Characterization and analysis of the genetic variability of sweet passion fruit (Passiflora ligularis Juss.) in Colombia using microsatellite markers.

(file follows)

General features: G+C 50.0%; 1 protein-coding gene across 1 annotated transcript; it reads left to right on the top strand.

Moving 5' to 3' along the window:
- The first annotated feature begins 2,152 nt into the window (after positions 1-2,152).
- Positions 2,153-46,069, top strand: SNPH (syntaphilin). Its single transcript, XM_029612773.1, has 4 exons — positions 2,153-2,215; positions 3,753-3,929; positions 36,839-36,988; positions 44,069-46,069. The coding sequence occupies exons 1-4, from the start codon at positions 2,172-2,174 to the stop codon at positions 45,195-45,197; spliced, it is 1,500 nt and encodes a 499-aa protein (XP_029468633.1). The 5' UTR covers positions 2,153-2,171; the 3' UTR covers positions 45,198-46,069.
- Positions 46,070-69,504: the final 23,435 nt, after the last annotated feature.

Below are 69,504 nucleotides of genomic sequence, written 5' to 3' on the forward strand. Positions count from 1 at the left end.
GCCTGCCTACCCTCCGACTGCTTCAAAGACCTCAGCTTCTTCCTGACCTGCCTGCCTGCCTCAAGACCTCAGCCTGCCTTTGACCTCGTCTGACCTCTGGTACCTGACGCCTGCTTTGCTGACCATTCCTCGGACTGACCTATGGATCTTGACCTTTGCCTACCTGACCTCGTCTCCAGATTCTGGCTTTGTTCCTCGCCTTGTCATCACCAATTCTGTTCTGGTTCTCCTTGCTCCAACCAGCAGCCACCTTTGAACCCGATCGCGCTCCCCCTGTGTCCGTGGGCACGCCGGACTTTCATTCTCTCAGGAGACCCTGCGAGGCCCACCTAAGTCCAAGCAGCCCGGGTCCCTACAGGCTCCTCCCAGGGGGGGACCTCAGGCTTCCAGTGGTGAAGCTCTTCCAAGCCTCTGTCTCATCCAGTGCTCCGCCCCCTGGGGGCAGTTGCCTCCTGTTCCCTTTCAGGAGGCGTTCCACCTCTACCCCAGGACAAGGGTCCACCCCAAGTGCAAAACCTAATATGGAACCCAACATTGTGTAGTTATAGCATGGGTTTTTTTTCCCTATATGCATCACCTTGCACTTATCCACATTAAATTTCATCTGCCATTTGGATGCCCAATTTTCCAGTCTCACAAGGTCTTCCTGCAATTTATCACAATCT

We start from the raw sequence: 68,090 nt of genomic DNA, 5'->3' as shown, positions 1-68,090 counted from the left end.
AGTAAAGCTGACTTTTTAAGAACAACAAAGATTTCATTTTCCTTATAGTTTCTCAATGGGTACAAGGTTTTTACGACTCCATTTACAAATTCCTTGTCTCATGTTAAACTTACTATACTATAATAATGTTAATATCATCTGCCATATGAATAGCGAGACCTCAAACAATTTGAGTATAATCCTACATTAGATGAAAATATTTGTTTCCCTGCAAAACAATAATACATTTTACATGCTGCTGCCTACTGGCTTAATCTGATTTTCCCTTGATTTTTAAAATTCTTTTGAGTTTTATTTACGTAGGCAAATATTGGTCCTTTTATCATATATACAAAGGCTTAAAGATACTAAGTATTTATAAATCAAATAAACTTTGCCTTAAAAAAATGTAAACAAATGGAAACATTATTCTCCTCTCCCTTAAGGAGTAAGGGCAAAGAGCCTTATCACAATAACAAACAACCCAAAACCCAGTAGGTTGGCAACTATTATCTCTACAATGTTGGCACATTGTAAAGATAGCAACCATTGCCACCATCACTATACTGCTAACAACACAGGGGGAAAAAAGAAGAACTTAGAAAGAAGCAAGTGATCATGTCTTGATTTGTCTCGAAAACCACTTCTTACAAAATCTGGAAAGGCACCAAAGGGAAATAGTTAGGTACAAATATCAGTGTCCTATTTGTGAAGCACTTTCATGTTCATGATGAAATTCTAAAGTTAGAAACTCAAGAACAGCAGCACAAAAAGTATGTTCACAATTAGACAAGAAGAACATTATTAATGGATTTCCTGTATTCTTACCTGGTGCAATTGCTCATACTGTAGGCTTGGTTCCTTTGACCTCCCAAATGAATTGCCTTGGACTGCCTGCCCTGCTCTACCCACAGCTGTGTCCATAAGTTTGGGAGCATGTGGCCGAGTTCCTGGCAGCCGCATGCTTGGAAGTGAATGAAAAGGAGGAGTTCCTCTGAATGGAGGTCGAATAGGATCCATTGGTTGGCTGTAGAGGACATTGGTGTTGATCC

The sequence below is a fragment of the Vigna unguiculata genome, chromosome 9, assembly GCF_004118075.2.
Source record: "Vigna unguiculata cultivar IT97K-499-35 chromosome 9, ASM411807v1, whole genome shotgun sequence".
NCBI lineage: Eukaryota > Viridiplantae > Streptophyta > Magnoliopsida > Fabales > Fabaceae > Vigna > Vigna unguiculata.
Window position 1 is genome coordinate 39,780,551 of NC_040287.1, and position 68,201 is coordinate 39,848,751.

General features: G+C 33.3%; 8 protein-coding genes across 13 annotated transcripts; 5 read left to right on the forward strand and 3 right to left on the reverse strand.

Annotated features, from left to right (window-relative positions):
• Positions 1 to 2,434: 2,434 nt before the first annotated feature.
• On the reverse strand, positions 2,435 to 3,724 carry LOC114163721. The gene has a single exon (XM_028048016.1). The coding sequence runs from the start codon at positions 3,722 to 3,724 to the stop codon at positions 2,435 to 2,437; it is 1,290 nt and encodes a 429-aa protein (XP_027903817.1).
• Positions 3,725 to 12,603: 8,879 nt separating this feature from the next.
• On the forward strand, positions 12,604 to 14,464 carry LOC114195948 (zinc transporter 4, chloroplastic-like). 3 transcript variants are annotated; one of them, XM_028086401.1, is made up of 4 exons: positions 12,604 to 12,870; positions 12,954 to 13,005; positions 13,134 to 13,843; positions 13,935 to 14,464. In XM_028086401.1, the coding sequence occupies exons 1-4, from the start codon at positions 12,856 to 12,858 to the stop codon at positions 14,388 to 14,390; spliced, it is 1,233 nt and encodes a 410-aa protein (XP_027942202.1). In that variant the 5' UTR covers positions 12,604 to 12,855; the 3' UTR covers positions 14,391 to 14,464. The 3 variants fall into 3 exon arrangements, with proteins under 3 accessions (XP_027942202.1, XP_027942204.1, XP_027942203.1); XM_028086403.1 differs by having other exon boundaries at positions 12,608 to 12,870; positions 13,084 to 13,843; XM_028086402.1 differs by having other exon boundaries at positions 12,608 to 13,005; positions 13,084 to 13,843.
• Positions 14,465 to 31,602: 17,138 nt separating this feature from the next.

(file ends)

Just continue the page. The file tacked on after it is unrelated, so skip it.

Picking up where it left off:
Sweet passion fruit is the second economically important species of the genus Passiflora and Colombia is the largest producer in the world with 53,000 t/year. There are however, few studies on intraspecific diversity within the species that establish genetic relationships between individuals. The objective of this research was to explore the genetic variability of cultivated sweet passion fruit in Colombia using microsatellite markers. Ten microsatellite markers were evaluated in 41 accessions (82 individuals) from the main producing departments in the country. A total of five microsatellites were amplified with 66 alleles identified and an average of 12.2, including 7 unique and 13 rare. Diversity indexes showed a polymorphic information content of 0.74 (PIC), and an observed (Ho) and expected (He) heterozygosity average of 0.98 and 0.96 under Hardy-Weinberg equilibrium conditions. The average genetic distance within and among populations was 0.65 and 0.80, being Boyacá, Valle del Cauca and Putumayo the most distant (>0.87). Classification Trees (nj) and Multiple Correspondence Factorial Analysis (MCA) revealed little geographical structuring of accessions and individuals dispersal of a common origin. The lack of structure and high intraspecific variability could be explained by the phenomenon of allogamy present in the species and seed exchange among farmers. In conclusion, these results suggest a complementary agromorphological assessment in order to establish the total genetic variability and implement a breeding program through assisted selection of superior genotypes in search of more productive and resistant cultivars to phytosanitary problems that affect crops.